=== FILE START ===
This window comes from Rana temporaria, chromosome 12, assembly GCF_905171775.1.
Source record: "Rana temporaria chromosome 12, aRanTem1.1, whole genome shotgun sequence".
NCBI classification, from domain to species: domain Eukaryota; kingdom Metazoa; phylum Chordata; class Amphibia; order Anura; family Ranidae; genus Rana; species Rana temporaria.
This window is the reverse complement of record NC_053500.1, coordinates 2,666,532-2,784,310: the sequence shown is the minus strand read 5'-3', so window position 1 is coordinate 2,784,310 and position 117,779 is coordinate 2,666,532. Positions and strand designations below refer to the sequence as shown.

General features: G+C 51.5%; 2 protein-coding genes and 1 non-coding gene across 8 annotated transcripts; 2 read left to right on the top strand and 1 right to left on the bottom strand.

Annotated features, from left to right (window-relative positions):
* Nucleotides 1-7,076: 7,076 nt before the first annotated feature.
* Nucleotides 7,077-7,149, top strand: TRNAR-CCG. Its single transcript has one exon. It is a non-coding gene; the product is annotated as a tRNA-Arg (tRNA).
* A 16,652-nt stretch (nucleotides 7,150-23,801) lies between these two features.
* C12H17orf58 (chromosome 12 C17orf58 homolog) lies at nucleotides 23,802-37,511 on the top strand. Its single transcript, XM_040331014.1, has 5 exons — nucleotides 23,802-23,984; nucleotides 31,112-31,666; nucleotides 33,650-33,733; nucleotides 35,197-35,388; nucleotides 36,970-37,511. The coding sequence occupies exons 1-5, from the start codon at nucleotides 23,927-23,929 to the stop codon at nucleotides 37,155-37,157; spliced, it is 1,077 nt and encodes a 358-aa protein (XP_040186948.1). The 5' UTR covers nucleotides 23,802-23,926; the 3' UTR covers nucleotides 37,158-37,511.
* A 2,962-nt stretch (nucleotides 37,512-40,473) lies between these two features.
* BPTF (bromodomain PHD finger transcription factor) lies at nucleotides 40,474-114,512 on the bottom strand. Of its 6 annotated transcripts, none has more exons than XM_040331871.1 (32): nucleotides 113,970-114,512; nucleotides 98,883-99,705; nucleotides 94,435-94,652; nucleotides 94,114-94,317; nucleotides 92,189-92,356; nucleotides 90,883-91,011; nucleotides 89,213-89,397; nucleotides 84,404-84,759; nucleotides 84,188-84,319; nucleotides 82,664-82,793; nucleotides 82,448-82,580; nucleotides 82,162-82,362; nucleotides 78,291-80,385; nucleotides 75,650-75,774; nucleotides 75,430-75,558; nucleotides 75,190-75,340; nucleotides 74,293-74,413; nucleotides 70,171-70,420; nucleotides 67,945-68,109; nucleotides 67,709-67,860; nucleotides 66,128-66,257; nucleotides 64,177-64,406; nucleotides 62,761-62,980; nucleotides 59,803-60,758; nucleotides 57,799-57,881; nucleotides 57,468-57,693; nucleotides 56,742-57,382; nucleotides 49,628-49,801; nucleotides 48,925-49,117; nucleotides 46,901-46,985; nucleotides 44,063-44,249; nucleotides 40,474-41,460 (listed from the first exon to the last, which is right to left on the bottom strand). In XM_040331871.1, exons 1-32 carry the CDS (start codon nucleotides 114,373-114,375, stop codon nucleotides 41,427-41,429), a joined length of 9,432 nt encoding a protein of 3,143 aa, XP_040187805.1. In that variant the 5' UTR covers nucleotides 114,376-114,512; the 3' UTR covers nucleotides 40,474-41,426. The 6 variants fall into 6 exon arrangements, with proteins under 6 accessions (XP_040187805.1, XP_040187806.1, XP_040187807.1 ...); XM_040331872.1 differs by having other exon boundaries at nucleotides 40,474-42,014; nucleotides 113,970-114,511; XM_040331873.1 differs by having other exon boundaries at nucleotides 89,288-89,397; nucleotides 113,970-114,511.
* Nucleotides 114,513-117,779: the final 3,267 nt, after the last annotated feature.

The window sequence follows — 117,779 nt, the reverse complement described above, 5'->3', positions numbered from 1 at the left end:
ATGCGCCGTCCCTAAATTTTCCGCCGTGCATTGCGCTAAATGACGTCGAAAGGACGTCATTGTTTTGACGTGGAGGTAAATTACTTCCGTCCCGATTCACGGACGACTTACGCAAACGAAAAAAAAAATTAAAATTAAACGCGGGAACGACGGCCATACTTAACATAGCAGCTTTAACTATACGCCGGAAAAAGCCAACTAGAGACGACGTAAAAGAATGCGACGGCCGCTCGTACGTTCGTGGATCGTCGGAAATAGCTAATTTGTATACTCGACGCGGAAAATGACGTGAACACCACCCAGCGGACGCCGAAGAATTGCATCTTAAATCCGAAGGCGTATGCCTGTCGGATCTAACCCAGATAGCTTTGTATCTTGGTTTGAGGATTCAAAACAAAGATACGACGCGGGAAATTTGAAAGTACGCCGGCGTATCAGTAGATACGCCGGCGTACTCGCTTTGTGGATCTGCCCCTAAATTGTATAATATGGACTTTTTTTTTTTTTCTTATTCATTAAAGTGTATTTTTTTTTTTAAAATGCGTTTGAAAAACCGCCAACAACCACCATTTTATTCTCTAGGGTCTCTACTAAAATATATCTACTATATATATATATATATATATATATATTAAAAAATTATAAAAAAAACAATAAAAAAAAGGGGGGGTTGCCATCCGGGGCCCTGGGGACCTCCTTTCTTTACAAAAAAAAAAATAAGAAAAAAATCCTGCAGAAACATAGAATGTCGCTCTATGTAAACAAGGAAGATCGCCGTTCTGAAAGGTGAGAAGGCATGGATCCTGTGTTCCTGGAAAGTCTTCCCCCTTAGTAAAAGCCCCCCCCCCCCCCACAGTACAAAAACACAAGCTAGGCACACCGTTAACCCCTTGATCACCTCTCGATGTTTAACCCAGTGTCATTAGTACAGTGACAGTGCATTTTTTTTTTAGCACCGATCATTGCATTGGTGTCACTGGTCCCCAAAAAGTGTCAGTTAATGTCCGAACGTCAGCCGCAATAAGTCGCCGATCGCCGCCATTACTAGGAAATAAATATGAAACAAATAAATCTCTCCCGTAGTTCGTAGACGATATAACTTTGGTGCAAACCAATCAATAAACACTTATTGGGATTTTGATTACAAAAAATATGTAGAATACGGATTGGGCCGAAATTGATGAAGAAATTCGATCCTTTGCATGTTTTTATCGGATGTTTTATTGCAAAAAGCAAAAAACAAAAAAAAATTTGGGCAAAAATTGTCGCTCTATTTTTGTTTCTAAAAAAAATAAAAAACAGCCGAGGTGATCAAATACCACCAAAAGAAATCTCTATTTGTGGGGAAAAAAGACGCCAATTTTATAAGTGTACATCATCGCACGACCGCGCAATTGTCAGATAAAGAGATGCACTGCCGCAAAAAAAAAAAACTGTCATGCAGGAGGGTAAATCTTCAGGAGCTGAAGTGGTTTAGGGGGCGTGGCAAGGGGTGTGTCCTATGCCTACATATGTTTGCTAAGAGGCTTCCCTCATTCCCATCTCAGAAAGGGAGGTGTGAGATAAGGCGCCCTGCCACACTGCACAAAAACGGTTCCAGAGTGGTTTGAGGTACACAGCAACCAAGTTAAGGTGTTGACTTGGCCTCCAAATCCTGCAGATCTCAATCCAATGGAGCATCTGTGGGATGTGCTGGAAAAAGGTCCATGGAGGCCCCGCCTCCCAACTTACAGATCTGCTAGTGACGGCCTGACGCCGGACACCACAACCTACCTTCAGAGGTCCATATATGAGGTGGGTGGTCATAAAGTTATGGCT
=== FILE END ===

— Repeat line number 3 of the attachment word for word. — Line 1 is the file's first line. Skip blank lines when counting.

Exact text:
NCBI classification, from domain to species: domain Eukaryota; kingdom Metazoa; phylum Chordata; class Amphibia; order Anura; family Ranidae; genus Rana; species Rana temporaria.